What Separates a Good Athlete From a Truly Great One?

Could You Be Like Mike?

Michael Jordan is potentially the greatest basketball player of all time. He is also thought to be the king of staying laser focused and composed under pressure, and consistently performing at his best. He holds the record of 866 straight games in the NBA scoring at least 10 points, and he scored over 20 points in all of his last 47 playoff games.

Jordan holds ten scoring titles for the most points scored in a season, as well as the highest career regular season scoring average (30.12 points per game) and career playoff average (33.45 ppg). He went to the NBA finals 6 times, and won 6 championships with the Chicago Bulls, alongside 6 NBA most valuable player (MVP) awards. Jordan also won the defensive player of the year award once, played in 14 all-star games, made ten all-NBA first teams and won five MVP awards. He was inducted into the basketball hall of fame in 2009, and was named ESPN’s greatest North American athlete of the 20th century. Not too bad a career.

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How did Jordan perform to such a high level so regularly, especially when the stakes were the highest? The stadiums were packed with media and screaming and jeering fans, and millions more watched on TV around the world, and yet he managed to consistently step up, night after night.

Maybe it was just was genes or natural talent. However, if this was the case, Jordan’s children should have also been great, and Jordan wouldn’t have been cut from his high school basketball team as a sophomore.

Maybe it was his physical conditioning. Again, this might be true, but there have been plenty of fit and athletic players in the NBA, and not all of them go on to become superstars.

There’s also the infamous ‘flu game’ in game 5 of the 1997 NBA finals against the Utah Jazz, where the commentator Marv Albert said this:

“The big story here tonight — the story concerning Michael Jordan’s physical condition. He is suffering from flu-like symptoms.”

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Because the series was tied at 2 all, Jordan didn’t want to let his physical state prevent him from playing. Jordan started slow, and later admitted that he felt weak, had really low energy and couldn’t breath properly. In spite of almost passing out and having to slump over with his hands on his knees whenever the game stopped, Jordan helped the Bulls fight back from a 16-point first quarter deficit to win 90-88 and then go onto win the series in 6 games. In the process, he scored 38 points, 7 rebounds, 5 assists, 3 steals, 1 block and the three-pointer that sealed the game with less than a minute to play.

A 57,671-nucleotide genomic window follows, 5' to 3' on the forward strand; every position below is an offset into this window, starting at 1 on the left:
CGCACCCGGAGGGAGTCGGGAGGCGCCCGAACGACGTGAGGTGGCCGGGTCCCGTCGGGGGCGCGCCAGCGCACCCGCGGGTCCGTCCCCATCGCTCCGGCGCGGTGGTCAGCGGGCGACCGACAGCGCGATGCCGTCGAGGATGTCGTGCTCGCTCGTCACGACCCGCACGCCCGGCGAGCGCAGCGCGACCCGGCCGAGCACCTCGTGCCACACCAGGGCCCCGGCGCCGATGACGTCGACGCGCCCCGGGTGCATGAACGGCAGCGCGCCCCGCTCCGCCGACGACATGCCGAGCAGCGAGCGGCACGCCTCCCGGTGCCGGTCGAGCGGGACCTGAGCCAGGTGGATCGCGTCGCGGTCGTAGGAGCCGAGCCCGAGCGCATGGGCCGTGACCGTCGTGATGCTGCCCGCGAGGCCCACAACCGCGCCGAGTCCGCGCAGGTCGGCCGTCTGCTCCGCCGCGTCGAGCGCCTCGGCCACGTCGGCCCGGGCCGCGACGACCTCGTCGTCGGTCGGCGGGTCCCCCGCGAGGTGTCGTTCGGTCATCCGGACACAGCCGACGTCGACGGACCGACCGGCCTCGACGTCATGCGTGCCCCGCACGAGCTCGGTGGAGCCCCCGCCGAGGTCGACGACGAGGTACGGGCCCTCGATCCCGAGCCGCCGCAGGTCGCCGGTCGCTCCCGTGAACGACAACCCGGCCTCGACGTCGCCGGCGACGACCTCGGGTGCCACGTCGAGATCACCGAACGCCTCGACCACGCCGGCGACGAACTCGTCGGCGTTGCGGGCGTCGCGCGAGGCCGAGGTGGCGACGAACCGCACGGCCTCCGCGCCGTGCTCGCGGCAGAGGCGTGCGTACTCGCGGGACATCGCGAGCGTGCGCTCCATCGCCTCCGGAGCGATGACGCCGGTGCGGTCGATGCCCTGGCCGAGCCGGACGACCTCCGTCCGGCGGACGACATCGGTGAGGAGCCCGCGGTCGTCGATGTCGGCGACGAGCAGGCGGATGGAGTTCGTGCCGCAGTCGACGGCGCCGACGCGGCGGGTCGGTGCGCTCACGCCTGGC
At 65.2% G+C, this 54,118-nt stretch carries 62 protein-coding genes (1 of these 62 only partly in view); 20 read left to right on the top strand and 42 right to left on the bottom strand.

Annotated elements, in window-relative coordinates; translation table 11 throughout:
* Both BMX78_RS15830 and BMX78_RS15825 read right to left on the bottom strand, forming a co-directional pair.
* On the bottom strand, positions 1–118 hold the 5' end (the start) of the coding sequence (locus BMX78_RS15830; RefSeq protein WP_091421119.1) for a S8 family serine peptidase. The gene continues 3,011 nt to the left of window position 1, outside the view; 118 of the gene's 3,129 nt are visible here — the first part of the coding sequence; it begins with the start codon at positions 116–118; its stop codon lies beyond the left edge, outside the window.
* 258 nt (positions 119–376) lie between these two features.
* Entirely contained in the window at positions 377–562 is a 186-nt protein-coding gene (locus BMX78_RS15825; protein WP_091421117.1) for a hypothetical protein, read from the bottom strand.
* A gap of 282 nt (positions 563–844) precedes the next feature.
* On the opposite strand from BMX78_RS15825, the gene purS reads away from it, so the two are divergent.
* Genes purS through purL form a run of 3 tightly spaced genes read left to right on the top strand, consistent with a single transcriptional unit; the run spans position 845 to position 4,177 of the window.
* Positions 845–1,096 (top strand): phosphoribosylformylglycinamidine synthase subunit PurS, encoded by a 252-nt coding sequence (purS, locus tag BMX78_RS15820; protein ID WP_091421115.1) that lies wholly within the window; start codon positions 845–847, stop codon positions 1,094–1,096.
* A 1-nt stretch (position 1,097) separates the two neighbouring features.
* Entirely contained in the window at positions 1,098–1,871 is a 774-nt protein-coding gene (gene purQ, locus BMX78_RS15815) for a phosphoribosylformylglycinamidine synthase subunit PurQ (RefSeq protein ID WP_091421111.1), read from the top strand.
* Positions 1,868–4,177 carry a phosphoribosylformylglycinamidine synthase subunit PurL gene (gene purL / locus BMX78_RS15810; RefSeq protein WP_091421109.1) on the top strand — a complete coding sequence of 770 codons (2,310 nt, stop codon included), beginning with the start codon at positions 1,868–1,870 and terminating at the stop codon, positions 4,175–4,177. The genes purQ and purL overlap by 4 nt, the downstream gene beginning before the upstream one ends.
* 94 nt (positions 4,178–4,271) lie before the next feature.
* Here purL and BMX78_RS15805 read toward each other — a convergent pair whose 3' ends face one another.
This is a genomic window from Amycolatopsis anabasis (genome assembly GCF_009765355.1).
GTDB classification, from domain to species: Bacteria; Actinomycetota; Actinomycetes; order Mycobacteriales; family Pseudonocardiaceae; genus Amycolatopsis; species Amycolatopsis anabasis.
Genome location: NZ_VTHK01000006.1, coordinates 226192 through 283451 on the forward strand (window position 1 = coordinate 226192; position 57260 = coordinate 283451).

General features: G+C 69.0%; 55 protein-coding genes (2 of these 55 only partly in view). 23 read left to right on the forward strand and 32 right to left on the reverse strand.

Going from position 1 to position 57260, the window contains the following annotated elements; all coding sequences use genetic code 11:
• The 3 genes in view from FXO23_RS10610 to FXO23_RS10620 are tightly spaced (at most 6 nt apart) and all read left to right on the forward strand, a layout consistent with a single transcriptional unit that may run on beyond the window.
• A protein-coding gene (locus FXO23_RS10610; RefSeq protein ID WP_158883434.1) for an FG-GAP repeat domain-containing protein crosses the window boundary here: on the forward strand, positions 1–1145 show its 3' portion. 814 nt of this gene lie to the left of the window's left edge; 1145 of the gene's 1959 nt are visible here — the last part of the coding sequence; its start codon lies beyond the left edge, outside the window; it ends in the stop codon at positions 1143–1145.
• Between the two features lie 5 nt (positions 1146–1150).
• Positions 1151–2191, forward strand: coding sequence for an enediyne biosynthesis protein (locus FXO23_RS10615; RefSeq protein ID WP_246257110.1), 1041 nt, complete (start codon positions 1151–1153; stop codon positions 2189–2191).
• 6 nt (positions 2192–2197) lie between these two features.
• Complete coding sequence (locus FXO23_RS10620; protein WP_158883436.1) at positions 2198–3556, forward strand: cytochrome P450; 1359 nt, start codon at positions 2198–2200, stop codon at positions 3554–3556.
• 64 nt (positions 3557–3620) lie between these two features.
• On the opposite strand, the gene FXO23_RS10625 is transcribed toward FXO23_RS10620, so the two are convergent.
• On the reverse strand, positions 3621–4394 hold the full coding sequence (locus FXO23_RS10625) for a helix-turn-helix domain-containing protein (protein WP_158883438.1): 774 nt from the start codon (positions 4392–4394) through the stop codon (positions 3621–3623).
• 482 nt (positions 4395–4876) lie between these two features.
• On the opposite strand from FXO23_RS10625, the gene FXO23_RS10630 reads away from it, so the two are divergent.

What separated Michael Jordan from the rest and helped him to become one of the greatest athletes of all time was his mental fortitude and mindset. He never gave up, truly believed that great things were possible as long as he put in the work and tried his best, and he never backed down from a challenge.

Here are two of his most famous quotes that perfectly exemplify this:

Jordan didn’t care about making mistakes or failing in the eyes of others. What he really cared about was trying his absolute best, and not letting fear of failure hold him back from doing everything he could to help his team win. It could be that Michael Jordan is an anomaly here, but I don’t think he is.

If you look at all the greats, their mindset and mental strength played a huge role in their overall level of success. Let’s look at Simone Biles in gymnastics, who has now won 25 medals at the World Gymnastic Championships in her career, including 19 gold.

Here’s how she approaches training and competitions:

Biles believed in working harder than anyone else in practice to be the best, but also prioritized being confident in herself and her abilities, and knew that in order to do this, she needed to also ensure that she looked after her mental and emotional health.  

What about Michael Phelps, who is the most decorated Olympian of all-time with 28 Olympic medals in swimming, including 23 gold: